Unit 6 Case Study 1: Zachary’s Story
A. An ulcer starts by eroding the mucosa of the G.I. tract wall. What functions of digestion and/or reabsorption might be lost if this layer is no longer functional? What functions will be compromised if the ulcer eats through the submucosa and then the muscularis?
Absorption would not happen correctly some of the ingested and secreted may seep out of the lumen. This also could create a pathway of entry for pathogens if the ulcer ate through to the muscularis mucosa and also lose some control of defacation. (Jenkins & Tortora pg. 825,826)
B. If Zachary has a peptic ulcer affecting his stomach or duodenum, which components of the peritoneum will be affected?
If the ulcer eats a hole into the wall of the stomach, bacteria and partially digested food can spill through the opening into the peritoneum causing severe inflammation of the abdominopelvic cavity and the visceral peritoneum, which covers some other organs. (J & T pg. 826)
C. How can Zach’s stomach contribute to the formation of ulcers in other parts of the G.I. tract? Which cells directly participant in ulcer formation, and how do they contribute to the creation of lesions in the G.I. tract wall?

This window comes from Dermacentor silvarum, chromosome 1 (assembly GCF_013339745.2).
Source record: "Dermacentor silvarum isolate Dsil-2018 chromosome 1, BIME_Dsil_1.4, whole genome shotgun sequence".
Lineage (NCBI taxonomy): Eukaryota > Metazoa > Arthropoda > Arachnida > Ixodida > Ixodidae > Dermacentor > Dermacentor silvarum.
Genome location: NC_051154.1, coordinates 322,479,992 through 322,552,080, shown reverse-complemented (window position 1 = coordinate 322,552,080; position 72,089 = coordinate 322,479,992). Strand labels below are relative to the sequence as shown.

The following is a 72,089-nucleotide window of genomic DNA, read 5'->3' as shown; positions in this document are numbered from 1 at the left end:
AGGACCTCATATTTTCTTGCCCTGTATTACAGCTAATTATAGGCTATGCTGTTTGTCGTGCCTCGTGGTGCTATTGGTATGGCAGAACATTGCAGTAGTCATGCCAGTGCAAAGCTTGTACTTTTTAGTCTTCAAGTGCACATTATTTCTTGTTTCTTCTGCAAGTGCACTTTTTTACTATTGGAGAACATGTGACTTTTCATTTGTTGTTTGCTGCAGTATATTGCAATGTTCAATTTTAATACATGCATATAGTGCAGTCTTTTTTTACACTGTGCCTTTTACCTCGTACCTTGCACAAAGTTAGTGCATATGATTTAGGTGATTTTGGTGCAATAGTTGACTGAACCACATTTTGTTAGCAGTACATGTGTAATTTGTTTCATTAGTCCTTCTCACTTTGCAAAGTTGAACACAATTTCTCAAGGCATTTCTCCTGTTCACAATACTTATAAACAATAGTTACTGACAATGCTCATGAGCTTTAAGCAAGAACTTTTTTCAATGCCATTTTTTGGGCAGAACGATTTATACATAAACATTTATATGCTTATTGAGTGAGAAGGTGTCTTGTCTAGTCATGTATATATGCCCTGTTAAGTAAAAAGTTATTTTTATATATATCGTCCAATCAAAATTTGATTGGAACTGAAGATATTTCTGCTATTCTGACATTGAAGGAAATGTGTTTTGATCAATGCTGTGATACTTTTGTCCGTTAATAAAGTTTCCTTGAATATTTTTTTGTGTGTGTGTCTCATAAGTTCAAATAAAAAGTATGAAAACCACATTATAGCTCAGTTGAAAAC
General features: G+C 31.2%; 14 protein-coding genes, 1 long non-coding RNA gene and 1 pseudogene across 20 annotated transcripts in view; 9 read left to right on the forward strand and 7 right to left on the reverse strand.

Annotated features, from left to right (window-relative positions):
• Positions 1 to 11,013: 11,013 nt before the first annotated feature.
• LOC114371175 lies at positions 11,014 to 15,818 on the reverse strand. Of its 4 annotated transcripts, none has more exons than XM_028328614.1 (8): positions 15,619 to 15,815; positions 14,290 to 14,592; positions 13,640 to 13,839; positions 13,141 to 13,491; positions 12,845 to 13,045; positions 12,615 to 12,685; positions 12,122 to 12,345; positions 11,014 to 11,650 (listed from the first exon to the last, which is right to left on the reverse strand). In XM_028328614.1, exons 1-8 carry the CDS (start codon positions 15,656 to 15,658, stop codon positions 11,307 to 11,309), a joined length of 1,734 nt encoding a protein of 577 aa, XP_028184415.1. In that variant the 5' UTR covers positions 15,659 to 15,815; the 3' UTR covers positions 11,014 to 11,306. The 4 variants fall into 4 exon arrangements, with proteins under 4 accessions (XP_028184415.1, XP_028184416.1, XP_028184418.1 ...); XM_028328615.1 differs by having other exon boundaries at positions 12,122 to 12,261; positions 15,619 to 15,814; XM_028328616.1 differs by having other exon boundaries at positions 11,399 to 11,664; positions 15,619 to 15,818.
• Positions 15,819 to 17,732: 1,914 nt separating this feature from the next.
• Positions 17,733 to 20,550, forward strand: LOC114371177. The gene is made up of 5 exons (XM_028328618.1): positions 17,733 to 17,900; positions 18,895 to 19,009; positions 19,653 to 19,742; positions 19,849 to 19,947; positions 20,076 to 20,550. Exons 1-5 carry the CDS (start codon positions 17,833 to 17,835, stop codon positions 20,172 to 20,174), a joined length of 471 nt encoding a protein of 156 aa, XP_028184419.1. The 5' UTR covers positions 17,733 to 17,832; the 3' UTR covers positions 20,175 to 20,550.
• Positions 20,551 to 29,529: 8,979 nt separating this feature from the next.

Zachary’s stomach contributes to the formation of ulcers in other parts of the G.I. tract by the acids needed to breakdown food are excessive and cause the stomach to over work therefore causing surrounding parts to be over worked as well. If the stomach is always churring food the digestion processes is always on going. Parietal cells (secrete HCI) and gastric glands (acetylcholine) are directly related to the formation of ulcers. A major causing factor is chronic inflammation due to Helicobacter pylori (H. pylori) that colonizes the mucosa. The immune system is unable to clear the infection, despite the appearance of antibodies. Thus, the bacterium can cause a chronic active gastritis. Gastrin stimulates the production of gastric acid by...